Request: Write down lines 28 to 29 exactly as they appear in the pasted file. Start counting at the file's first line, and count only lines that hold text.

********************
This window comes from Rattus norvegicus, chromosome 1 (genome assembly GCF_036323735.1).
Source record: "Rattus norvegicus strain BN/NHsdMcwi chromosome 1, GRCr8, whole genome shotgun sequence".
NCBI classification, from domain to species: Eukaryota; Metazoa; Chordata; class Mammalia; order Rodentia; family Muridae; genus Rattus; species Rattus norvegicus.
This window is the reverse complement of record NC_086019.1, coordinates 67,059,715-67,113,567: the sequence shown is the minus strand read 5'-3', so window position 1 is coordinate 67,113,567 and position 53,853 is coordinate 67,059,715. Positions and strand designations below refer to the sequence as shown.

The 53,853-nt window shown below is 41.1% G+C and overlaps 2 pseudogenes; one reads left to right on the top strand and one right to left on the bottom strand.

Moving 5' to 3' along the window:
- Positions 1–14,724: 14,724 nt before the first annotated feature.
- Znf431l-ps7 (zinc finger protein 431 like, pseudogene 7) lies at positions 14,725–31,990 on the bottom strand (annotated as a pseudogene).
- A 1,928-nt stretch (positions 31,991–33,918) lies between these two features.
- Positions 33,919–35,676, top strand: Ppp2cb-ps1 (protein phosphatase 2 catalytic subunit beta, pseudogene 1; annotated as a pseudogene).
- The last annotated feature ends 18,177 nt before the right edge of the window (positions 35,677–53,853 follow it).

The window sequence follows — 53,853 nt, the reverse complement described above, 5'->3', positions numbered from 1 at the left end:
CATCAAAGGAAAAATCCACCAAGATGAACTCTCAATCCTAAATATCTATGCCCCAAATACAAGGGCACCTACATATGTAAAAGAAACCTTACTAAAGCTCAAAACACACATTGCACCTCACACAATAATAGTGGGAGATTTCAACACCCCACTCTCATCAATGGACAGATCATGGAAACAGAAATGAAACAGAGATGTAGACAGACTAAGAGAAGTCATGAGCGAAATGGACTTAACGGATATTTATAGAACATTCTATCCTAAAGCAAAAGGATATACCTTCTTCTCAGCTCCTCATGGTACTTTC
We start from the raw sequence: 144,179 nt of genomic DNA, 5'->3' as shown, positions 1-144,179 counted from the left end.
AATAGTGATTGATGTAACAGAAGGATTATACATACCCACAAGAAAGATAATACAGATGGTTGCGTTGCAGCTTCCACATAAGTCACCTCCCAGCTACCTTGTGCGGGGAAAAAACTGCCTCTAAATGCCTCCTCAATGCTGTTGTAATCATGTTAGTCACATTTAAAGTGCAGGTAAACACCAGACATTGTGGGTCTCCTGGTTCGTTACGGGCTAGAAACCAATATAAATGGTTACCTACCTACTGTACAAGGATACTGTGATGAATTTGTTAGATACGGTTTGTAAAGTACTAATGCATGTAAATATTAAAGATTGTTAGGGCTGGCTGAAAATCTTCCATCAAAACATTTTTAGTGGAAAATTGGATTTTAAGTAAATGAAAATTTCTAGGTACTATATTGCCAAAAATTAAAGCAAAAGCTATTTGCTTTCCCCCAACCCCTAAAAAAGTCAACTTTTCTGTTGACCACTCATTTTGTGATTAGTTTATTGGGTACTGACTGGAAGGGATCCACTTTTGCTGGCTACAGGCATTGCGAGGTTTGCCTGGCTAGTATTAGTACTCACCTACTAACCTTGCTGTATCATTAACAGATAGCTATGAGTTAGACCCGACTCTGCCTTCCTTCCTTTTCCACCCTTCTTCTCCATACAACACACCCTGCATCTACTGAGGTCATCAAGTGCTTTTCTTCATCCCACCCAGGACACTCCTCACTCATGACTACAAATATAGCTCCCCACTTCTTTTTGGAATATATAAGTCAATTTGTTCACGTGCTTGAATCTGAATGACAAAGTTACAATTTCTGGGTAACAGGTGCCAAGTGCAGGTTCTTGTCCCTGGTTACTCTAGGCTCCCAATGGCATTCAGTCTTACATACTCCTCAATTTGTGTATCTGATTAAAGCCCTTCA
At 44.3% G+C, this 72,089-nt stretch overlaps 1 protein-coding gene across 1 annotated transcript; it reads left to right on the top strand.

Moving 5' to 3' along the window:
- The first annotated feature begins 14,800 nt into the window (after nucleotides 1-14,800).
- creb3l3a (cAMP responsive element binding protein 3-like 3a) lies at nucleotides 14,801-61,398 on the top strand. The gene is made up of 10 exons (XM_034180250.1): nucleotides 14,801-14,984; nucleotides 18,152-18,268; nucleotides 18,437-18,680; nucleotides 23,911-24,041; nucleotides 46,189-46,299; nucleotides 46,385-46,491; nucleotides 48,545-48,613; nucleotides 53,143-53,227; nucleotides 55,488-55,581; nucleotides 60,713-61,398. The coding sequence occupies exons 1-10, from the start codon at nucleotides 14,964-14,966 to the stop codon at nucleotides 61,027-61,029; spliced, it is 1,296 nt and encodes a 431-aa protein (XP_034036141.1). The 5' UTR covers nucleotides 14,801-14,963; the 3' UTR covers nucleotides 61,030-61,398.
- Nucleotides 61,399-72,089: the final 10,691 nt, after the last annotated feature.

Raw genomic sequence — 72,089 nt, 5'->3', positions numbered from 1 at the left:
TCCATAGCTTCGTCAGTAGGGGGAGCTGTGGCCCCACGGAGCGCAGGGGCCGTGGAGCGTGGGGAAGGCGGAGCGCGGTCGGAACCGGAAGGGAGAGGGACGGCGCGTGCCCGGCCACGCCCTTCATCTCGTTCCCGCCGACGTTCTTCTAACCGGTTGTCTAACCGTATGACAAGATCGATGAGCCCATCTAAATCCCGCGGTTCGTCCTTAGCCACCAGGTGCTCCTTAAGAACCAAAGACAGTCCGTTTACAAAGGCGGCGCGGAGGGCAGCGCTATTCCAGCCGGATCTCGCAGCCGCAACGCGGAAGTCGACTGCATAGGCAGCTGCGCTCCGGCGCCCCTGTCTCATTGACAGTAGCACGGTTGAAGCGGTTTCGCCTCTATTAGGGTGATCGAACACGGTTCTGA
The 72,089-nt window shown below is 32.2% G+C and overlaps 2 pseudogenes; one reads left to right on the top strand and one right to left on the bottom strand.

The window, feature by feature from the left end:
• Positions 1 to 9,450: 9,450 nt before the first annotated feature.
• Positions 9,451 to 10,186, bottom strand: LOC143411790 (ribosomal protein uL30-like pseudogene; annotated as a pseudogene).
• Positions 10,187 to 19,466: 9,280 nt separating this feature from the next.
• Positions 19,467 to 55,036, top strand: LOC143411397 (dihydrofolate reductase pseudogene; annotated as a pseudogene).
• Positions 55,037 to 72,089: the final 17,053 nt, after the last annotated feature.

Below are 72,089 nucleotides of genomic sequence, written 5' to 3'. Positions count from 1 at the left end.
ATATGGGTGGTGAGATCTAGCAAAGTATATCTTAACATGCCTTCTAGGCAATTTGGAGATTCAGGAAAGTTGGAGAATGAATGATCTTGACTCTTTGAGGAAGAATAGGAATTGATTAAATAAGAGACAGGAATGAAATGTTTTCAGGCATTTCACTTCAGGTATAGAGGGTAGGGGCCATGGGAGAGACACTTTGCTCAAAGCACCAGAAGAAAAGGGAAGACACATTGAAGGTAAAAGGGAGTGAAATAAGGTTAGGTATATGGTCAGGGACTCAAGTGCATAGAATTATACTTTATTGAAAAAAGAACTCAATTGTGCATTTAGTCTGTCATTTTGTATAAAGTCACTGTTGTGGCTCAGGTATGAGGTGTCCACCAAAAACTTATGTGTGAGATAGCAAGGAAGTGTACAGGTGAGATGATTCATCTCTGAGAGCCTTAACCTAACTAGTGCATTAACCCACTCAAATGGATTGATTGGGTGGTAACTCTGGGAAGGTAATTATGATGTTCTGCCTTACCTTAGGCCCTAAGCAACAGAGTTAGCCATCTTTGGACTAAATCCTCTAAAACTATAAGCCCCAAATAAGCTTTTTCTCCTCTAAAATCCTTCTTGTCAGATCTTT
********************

• Positions 19,467 to 55,036, top strand: LOC143411397 (dihydrofolate reductase pseudogene; annotated as a pseudogene).
• Positions 55,037 to 72,089: the final 17,053 nt, after the last annotated feature.